Botanical Name: Convallaria majalis.
Other Common Names: May lily, our lady’s tears, little maybells, fairy cups, muguet, lily constancy, ladder-to-heaven and Jacob’s ladder.
Habitat: England, Northern Asia, Eastern United States and Europe.
Description: Lily of the valley is native to Europe, but is found abundantly throughout the Eastern United States, Northern Asia and in England.
The bell-shaped flower is usually white in color, on rare occasions it will have pink flowers. The sweet-scented tepals measure approximately 5-10 mm diameter.
This woodland plant flowers in late spring, but will bloom in early March if the winter has been mild. Lily of the Valley spreads through rhizomes underground and spreads rapidly.
The plant stems grow to 15-30 cm tall, with leaves measuring 10-25 cm in length; the flowering stems have a raceme of 5-15 flowers at the apex of the stem.
The lily of the valley is pollinated by bees, the plant self-fertile having both male and female organs. The plant produces red berries.
Plant Parts Used: Flowers, leaves and root. The fresh leaves have the most potency.
Therapeutic Uses, Benefits and Claims of Lily of the Valley
During Medieval times, lily of the valley was used by herbalists instead of foxglove.
Lily of the valley affects the heart rate, enabling it to function more regularly and efficiently, reducing excessive irritability of the myocardium without increasing the amount of oxygen required by the heart muscle.
In the treatment of heart ailments, the leaves and flowers have been used for centuries for their cardiac glycosides; convallotoxin, convallatoxol, convalloside, convallatoxoloside, convallarin, glucoconvalloside and convallamarin which has similar effects to digitalis, but the effect is less cumulative making it safer for elderly patients.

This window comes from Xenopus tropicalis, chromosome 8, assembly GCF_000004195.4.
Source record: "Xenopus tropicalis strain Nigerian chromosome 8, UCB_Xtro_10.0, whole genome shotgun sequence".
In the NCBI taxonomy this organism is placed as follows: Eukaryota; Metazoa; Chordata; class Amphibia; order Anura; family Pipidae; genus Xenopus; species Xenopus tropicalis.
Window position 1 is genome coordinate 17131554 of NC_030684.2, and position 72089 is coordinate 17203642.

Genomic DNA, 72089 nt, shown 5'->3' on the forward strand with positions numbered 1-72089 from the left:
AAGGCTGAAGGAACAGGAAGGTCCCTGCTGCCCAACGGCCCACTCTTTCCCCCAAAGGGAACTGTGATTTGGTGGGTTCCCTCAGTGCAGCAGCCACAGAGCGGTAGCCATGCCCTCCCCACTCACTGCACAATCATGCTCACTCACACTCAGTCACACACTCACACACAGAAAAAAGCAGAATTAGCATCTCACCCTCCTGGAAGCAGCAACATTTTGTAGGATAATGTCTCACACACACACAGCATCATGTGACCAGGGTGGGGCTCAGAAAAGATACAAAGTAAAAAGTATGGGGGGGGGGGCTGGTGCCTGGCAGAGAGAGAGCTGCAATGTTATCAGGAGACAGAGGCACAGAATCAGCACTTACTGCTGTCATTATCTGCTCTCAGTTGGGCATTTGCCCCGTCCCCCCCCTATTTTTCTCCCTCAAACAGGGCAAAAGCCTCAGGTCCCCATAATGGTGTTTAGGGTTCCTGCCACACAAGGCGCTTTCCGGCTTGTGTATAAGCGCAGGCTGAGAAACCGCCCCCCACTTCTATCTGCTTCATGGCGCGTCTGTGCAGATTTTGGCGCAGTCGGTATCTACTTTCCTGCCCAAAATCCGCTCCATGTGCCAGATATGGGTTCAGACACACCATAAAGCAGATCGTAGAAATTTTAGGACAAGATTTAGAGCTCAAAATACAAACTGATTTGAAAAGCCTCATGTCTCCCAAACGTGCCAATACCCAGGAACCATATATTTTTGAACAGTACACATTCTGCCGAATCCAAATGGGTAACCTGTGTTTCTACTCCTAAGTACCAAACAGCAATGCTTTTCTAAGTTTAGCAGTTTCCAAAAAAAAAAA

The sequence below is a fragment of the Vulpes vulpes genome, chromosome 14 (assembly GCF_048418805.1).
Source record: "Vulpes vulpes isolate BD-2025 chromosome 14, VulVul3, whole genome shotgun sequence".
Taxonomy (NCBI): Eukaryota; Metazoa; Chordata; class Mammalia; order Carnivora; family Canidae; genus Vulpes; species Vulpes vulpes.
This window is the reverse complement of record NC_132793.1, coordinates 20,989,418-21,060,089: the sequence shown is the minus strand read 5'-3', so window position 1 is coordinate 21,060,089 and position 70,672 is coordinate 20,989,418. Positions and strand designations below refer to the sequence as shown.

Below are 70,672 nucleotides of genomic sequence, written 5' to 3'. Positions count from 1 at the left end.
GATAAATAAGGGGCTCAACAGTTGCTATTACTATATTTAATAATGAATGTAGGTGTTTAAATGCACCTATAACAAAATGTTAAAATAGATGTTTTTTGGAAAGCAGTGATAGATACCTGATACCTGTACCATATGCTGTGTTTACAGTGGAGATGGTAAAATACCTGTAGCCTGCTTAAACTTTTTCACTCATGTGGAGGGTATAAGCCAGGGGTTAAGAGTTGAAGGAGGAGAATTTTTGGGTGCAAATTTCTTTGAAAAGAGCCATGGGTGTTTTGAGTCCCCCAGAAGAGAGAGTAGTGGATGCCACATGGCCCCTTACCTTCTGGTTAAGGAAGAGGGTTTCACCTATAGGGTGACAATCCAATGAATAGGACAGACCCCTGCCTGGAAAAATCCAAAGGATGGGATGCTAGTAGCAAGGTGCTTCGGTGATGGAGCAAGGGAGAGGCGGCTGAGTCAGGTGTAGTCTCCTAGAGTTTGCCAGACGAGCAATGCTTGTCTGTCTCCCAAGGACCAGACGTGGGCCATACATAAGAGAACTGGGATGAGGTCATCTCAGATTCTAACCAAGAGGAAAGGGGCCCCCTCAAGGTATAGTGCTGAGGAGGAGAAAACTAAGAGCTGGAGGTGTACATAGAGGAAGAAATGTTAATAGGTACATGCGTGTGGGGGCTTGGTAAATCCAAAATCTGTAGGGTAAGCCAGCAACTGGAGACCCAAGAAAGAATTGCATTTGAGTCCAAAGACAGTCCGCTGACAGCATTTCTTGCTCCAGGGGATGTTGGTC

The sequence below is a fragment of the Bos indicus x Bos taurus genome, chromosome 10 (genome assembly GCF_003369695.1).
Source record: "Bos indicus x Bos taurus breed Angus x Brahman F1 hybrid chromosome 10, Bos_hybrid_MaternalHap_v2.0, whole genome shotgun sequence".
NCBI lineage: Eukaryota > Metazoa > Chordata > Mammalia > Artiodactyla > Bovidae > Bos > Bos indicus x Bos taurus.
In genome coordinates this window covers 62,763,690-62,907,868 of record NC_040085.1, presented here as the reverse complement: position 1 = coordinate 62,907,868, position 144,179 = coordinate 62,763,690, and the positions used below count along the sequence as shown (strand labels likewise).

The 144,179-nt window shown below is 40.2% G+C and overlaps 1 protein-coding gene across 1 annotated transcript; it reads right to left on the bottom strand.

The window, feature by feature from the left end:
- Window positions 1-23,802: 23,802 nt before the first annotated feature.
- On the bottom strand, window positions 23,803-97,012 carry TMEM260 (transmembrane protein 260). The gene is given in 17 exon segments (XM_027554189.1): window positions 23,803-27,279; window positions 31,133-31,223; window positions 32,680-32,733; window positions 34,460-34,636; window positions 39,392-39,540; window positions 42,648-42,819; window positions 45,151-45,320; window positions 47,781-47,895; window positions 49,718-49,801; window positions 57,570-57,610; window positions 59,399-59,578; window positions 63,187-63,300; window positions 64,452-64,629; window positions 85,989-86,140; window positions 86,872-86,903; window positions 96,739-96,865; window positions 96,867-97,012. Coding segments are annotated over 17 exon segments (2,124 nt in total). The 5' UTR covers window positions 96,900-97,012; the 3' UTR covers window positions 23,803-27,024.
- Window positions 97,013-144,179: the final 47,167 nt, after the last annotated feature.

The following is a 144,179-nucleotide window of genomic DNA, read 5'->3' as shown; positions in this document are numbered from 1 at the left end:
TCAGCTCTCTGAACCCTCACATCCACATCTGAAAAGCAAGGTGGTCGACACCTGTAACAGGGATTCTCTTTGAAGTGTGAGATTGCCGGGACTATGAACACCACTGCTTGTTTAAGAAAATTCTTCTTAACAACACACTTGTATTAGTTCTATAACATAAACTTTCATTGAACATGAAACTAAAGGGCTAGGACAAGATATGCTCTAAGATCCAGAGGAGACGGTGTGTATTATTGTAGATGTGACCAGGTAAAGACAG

It also contains the saponins convallaric acid, asparagine, and flavonoids.
The effect of the whole plant is more gradual in comparison to isolated digitalis glycosides, producing effective results with a smaller dose.
The active cardiac glycosides in the lily of the valley are released consecutively and do not pose a toxic problem to the kidneys, which excrete them easily.
The plant’s flavonoids stimulate the arteries to dilate and simultaneously, the asparagine acts as a diuretic, making it a good herb for high blood pressure.
An ointment made from the plant roots has been used to treat burn d prevent scar tissue.
In aromatherapy, the essential oil of lily of the valley is used to relieve depression, imbue gentleness, happiness, modesty, a sweet disposition and sense of security.
Lily of the valley is associated with the planet Mercury.
During medieval times a poultice of the herb combined with lavender and peppercorns was applied to the forehead and back of the neck as a treatment for brain illnesses such as melancholy, depression, epilepsy, and stroke to restore mental balance.
The herb has been used for weak contractions during childbirth as well as for epileptic seizures, strokes, angina and ensuing paralysis, conjunctivitis, and leprosy.
Lily of the valley has been recommended for strengthening the brain and rejuvenating a weak memory.
This is a restricted herb.
Dried leaves: 60-200mg or by infusion.
Liquid Extract: 1:1 in 25% alcohol, 0.6-2ml.
Tincture: 1:5 in 40% alcohol, 0.5-1ml.
Potential Side Effects of Lily of the Valley
Lily of the valley should only be used under the supervision of a qualified herbalist.
The Medicines Act (1968) specifically confines the use of Convallaria to practitioners operating under the terms of that act and this herb is subject to legal restrictions in some countries.
If used in combination with quinidine, digoxin, calcium salts, saluretics, and glucocorticoids the side effects are enhanced. In overdose, preparations can lead to cardiac failure.
This herb should not be used during pregnancy or lactation. The red berries are highly poisonous.